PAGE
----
The number one STI is not what you think.

By February 1, 2019 Gynecological Health

Everyone talks about chlamydia, gonorrhea, and HIV. But there is another STI (Sexually transmitted infection) that is much more common — HPV, or Human Papillomavirus.

What is HPV?

Human papillomavirus (HPV) is the most common sexually transmitted infection. Nearly all sexually active women and men will have HPV at some point in their lives. There are over 150 types of HPV. Low risk types of HPV cause genital warts while high risk types of HPV can lead to cancers including cancer of the cervix, vagina, vulva, mouth/throat, anus/rectum and penis. HPV is spread by intimate skin-to-skin contact including vaginal, anal, or oral sex with someone who has the virus.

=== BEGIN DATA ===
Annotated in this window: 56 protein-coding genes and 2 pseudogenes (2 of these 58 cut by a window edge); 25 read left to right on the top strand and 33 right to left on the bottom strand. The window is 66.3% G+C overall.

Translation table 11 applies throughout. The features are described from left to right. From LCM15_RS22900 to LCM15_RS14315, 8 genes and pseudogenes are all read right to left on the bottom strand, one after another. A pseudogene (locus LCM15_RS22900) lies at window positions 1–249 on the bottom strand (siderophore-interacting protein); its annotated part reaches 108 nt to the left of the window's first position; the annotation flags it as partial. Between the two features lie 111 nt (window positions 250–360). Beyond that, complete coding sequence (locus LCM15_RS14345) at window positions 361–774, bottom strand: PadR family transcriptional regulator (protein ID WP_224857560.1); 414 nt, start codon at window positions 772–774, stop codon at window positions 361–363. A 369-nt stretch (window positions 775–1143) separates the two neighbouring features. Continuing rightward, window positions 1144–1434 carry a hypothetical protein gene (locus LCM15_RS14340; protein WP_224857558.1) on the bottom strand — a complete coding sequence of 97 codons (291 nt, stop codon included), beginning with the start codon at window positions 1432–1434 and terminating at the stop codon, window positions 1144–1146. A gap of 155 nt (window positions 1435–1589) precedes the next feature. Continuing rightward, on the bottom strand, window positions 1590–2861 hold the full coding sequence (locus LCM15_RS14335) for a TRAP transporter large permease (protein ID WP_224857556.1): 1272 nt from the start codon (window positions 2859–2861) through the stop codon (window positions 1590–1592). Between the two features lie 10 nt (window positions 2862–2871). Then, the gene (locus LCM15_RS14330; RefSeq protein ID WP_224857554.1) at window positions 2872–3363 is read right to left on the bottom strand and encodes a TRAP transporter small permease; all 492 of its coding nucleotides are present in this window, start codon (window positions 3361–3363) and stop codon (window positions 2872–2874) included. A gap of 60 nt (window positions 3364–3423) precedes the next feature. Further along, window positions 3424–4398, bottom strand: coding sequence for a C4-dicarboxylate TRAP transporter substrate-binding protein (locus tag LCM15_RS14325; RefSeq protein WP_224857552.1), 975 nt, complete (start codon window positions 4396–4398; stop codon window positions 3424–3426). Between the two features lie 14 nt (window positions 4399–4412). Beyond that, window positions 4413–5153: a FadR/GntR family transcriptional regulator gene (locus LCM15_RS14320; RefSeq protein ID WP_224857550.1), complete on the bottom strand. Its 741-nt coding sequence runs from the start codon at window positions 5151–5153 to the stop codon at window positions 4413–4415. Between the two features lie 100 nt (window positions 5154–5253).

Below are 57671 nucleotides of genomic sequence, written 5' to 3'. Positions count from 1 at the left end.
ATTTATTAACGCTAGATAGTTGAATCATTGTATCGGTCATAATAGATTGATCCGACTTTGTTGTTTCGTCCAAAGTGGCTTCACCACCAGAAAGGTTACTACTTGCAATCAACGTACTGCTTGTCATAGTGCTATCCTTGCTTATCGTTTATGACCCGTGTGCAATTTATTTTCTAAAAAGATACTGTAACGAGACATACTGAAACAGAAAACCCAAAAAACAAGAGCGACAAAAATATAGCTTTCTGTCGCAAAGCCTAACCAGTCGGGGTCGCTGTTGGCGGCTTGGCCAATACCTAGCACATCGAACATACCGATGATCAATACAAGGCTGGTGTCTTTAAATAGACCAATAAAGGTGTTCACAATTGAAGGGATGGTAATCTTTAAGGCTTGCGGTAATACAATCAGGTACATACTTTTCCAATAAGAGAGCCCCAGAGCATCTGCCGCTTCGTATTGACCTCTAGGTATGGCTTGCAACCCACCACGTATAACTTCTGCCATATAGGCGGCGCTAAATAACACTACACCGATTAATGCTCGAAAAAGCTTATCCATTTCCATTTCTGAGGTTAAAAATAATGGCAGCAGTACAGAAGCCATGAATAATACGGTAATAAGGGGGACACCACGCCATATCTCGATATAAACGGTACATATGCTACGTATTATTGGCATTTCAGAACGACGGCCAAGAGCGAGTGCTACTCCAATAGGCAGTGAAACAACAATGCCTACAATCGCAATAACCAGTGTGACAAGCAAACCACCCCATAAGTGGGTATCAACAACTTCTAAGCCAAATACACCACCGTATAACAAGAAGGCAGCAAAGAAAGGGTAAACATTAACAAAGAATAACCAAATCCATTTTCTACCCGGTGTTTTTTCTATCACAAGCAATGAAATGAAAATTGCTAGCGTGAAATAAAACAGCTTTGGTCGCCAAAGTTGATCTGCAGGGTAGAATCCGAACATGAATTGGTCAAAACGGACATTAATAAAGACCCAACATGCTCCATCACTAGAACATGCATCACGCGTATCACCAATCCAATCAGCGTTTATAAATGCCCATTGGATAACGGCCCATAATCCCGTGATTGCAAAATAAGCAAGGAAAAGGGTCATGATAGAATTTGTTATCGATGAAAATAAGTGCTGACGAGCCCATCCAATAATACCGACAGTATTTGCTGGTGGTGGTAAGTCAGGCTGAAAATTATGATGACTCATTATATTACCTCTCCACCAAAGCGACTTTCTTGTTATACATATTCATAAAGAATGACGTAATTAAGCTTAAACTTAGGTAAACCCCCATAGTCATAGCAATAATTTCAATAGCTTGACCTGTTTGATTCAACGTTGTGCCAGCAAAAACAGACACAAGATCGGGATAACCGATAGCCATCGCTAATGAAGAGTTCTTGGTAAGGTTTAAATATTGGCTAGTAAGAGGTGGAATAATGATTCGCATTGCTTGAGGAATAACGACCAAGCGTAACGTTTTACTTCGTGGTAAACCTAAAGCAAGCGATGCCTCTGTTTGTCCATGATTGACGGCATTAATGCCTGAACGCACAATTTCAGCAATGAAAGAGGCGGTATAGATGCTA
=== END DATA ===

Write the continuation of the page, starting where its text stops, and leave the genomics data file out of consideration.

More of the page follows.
Will I know if I have HPV?

Most people with HPV have no signs or symptoms. Most HPV infections are temporary, do not cause any health problems, and 90% resolve on their own within two years. Signs or symptoms of HPV can develop years after contracting the virus making it nearly impossible to know when you first became infected. When the virus persists there is a chance of developing cervical precancer or cancer. This usually takes many years.

How do I reduce my risk?

Since HPV is transmitted by sexual contact, having multiple sexual partners is associated with increased risk. Condom use can reduce risk of contracting HPV. The HPV vaccine greatly reduces risk of contracting an HPV infection, providing nearly 100% protection against cervical cancer and genital warts. Girls and boys should get the HPV vaccine as a series of shots that can be administered as early as age 9. Routine cervical cancer screening through pap and HPV testing is recommended for women ages 21 to 65 as an essential part of preventive health care.

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